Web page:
Now that the nights are getting longer the sun has been coming up just as we're starting our working day. One morning last week there was a deep coral-peach sunrise, which lit up the factory chimney behind next door's garden wall, like a rose-tinged Lowry painting minus the bustling throng of matchstick figures. I hurried downstairs as quickly as my stiff morning joints would allow, grabbed my cameraphone and raced back up to get a picture from the back bedroom window. I still missed the best of it, and couldn't zoom in as close as I wanted to either, but managed to capture the final fading moments before daylight arrived.
I hate the lack of light in winter - travelling to and from work in darkness and being stuck indoors all day really gets me down. Weekends are never long enough at the best of times - when daylight is in such short supply it adds insult to injury how little time I have to be out in it. I wouldn't go so far as to say it's Seasonal Affective Disorder but I always feel happier once we pass the Winter Solstice and I know the days are getting longer again. So roll on December 21st! In the meantime my one consolation is the gorgeous sunrises and sunsets I'm more frequently witness to. My route to work takes me up a big hill, with quite a panoramic view at the top, and I'm often tempted to pull over to get a photo of the sky before heading indoors for the day. So watch this space...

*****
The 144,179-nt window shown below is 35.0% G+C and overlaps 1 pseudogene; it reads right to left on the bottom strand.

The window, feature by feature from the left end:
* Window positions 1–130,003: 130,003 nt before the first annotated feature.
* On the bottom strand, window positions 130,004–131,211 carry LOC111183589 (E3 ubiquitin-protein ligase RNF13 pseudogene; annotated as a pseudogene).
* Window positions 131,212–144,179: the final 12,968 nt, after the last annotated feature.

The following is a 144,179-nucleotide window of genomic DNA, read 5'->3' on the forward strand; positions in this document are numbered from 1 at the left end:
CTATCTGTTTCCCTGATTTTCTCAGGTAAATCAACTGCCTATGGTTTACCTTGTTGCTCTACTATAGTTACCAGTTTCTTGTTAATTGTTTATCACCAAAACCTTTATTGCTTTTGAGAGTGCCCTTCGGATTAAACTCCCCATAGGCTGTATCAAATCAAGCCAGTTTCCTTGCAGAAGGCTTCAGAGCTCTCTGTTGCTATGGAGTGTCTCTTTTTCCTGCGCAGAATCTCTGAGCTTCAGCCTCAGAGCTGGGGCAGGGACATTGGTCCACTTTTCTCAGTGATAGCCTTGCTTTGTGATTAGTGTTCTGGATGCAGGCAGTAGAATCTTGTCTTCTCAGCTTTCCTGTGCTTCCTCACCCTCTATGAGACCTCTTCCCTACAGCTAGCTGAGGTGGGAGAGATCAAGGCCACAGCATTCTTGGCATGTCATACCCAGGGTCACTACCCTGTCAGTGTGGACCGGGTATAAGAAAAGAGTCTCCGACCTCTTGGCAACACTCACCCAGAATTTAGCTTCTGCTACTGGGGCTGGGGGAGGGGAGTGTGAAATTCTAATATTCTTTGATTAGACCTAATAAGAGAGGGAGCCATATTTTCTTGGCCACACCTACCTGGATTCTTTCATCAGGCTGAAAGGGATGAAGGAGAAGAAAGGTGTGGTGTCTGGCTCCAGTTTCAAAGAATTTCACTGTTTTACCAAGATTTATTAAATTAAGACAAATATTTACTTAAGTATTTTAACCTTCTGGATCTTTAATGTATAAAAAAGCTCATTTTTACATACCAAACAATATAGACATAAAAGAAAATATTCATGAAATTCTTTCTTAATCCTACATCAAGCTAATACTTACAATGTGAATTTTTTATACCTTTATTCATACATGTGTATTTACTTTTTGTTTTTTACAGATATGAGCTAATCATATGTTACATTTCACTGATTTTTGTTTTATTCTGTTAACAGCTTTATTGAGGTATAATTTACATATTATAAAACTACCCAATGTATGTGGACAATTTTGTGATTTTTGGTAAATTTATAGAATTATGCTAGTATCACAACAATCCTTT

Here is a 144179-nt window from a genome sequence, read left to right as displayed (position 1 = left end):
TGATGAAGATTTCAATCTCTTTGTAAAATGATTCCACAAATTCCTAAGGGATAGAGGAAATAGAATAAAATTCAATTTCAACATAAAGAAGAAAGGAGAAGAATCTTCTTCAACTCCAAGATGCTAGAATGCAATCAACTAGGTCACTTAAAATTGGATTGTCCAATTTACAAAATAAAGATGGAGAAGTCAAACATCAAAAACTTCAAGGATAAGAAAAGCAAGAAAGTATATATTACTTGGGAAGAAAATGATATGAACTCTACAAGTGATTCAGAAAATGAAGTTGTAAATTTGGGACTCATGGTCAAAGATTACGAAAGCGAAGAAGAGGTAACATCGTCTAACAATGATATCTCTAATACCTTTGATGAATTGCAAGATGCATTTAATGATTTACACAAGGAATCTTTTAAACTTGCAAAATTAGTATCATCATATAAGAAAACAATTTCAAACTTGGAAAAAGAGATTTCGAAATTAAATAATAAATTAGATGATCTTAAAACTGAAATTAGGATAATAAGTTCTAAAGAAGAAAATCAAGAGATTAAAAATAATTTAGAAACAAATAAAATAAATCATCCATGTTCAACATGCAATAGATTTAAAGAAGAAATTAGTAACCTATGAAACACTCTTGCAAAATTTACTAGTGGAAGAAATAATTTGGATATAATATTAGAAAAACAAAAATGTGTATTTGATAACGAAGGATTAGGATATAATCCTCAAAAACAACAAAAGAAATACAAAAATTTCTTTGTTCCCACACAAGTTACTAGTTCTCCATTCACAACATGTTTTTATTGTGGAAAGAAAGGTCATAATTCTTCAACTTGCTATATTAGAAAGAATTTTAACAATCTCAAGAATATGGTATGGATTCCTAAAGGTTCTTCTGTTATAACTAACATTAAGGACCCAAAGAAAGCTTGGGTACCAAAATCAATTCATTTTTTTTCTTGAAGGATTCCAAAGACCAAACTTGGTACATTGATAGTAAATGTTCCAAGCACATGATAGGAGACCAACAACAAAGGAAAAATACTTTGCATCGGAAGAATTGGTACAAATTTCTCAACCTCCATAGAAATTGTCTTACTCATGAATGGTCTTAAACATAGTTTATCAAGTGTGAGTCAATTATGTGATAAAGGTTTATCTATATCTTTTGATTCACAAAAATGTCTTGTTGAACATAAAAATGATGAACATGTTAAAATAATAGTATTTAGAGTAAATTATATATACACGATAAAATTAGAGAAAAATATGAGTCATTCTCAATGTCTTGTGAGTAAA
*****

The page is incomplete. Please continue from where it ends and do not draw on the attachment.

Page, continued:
Last weekend we had a couple of walks at the park, where the leaves are starting to fall and the berries are ripening..
On the second day I found a near-perfect horse chestnut fruit, it's spiny yellow/green flesh gently splitting to reveal the conker perfectly nestled within.
It's rare to find the whole fruit when children are usually so quick to harvest them. Photographed against a white background I think it has a real sculptural presence.
In other prickly news, a few nights ago the XXSCat dog alerted us to the fact that there was something unusual in the back garden, discovered during one of her routine patrols of the perimeter fence. A hedgehog, doing its best to masquerade as an old scrubbing brush, had attracted her attention and was cornered behind some flowerpots near the hedge. We have seen hedgehogs in the garden before, so I'm guessing it's quite a good habitat for them - semi-shaded and sheltered, with lots of slugs, snails, worms and insects to feed on and plenty of overgrown ivy and dead leaves to burrow in. As previously mentioned, I'm not a 'slash and burn' style gardener - I prefer to give nature plenty of free rein.The only problem (from a hedgehog point of view) is that last year we had to fill all the gaps that weren't fenced with chicken wire to stop the XXSCat dog escaping when we first got her, which slightly limits the scope for free range hedgehog foraging. We decided that the safest thing to do for this one was to relocate it at the back of the garden in the undergrowth on the other side of the chicken wire barrier where the XXSCat dog couldn't disturb it further, but where there were hedgehog-sized gaps to permit re-entry if desired. So I had a really brief but very special opportunity to meet a hedgehog up close and personal for a portrait photo. What a dear little face, straight out of Beatrix Potter!